The false idea that industrial plantations are a solution to the climate crisis is a golden opportunity for investment funds like Arbaro, which access scarce climate funding for expanding destructive monocultures.
One of the main causes of deforestation in Mesoamerica is the expansion of oil palm monoculture. An exchange of experiences brought together representatives from indigenous and peasant communities to coordinate their resistance.
Only available in Spanish.
The Palmas del Ixcán company has used multiple tactics to grab land, as well as a deceptive RSPO certification process and the use of “independent producers.” Despite criminalization of communities, their resistance grows ever stronger.
In the Yich K’isis region of Guatemala, the construction of three hydroelectric dams has been planned: Pojom I, Pojom II and San Andrés. These dams will receive water by diverting the Negro, Pojom, Yalwitz Primavera, Varsovia and Palmira rivers. Communities are struggling to resist the imposition of these dams; this led to the death of a community member in 2017. A short video from the Avispa Midia news portal shares the voices of the women and men in the struggle to defend their territories and lives.
The creation of the Maya Biosphere Reserve has been legitimizing a destructive model: infrastructure and energy projects, hand-in-hand with Protected Areas “without people.” While conservation NGOs fatten their portfolios, peasant and indigenous communities are displaced, or conditioned to depend on NGOs and the market.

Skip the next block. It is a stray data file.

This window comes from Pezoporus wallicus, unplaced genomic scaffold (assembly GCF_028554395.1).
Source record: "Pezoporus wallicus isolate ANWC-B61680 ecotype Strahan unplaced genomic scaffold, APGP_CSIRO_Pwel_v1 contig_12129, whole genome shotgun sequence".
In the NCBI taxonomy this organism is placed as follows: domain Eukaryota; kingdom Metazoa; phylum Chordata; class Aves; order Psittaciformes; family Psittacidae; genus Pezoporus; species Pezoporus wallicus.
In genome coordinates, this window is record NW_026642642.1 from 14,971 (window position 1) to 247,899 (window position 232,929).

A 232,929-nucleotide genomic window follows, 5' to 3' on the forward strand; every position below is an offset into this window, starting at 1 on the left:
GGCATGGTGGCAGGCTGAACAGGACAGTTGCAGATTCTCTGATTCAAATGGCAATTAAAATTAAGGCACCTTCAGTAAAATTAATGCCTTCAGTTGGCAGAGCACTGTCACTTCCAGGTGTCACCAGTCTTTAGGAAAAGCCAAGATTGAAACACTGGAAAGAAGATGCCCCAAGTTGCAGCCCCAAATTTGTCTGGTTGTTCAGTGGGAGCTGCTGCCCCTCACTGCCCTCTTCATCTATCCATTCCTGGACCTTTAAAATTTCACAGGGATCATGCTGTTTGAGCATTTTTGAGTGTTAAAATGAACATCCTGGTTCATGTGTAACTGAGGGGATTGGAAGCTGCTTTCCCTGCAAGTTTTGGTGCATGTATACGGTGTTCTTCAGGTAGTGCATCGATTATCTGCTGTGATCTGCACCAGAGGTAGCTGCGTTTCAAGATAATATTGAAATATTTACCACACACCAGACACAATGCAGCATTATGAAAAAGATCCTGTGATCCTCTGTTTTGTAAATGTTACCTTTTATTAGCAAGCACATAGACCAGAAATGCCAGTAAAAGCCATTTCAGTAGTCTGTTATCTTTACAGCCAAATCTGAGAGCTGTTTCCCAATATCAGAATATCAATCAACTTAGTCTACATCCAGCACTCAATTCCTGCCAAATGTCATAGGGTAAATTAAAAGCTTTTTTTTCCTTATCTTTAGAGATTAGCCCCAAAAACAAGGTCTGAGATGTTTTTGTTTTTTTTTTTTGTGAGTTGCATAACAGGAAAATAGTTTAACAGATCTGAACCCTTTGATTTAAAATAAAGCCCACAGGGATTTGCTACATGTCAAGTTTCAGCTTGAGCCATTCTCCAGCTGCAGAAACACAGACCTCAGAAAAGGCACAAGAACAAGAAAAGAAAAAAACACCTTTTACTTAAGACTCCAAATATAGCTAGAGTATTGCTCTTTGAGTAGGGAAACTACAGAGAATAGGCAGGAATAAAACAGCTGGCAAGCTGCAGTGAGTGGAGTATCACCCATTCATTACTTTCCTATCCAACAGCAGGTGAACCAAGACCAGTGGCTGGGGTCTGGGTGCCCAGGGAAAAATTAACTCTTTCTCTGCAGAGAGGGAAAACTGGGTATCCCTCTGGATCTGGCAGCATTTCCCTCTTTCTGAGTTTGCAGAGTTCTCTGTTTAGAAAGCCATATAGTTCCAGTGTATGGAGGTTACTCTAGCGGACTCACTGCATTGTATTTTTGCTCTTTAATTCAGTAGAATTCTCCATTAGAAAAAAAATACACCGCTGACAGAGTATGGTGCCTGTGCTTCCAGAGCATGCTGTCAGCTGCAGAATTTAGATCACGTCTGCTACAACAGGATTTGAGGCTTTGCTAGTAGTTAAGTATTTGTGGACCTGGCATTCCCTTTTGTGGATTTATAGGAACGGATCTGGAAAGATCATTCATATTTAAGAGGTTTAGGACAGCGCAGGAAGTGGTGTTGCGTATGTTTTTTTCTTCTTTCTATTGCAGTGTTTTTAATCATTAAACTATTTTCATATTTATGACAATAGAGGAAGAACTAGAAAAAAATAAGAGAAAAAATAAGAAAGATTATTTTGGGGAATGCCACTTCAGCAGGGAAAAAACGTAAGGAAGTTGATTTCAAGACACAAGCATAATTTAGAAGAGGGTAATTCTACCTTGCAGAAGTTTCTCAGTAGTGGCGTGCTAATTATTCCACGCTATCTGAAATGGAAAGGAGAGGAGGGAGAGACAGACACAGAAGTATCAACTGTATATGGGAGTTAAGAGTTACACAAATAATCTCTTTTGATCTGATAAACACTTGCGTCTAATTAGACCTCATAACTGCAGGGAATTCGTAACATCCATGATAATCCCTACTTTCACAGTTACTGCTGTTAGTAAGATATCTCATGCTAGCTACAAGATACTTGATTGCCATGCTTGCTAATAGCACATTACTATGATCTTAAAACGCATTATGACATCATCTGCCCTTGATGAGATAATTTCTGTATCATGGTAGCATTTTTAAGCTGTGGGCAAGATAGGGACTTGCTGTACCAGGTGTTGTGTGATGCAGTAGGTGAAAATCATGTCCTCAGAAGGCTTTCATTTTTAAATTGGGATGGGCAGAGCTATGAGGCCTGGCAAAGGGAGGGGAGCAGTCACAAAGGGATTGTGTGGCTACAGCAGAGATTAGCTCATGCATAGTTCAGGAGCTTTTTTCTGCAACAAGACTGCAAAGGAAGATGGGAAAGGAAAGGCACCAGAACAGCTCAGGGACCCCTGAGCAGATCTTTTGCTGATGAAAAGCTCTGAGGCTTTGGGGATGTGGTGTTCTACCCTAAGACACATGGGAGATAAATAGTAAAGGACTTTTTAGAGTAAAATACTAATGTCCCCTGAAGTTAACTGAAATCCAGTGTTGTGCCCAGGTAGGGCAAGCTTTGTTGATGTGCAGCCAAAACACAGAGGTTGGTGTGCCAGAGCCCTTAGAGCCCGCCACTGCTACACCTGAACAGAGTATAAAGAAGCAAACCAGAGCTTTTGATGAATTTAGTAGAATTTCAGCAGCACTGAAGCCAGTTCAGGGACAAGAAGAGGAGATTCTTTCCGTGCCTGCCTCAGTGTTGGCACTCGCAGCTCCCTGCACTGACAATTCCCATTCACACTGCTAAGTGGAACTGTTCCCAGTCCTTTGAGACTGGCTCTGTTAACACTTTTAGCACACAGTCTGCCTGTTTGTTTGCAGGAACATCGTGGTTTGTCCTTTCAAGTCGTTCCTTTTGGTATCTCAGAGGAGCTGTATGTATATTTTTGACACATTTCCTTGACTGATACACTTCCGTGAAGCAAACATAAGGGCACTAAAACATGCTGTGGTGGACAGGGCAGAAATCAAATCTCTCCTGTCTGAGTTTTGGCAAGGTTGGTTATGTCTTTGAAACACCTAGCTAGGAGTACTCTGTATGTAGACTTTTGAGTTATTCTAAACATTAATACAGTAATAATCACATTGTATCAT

Before, conservation organizations were focused on raising money to create protected areas in forests supposedly threatened with destruction; today, they constitute a bona fide transnational “industry” that manages and controls areas that go far beyond forests.
This bulletin, on International Women's Day, is a call for direct and radical solidarity with those women who suffer, resist, organize and mobilize against the daily violence and abuse that industrial plantations cause.
Contamination of water sources, deplorable working conditions, and sexual blackmail in exchange for work, are some of the kinds of violence against women living in and around oil palm plantations in Guatemala and Colombia.
(Only available in Spanish). Documental sobre la expansión de monocultivos de palma aceitera y piña en América Latina, realizado por Aldo Santiago, periodista mexicano independiente, y Claudia Ramos, integrante de la organización Otros Mundos A.C./Amigos de la Tierra México. Duración: 35 minutos. Idioma: Español.
Guatemala is located in the heart of Mesoamerica. Its enormous cultural diversity is a historical legacy of the Mayan culture, in which indigenous communities have developed systems of organizational thought and self-government—always tied to knowledge based on their worldview, spirituality and the continuous maintaining and renewing of their relationship with Mother Earth.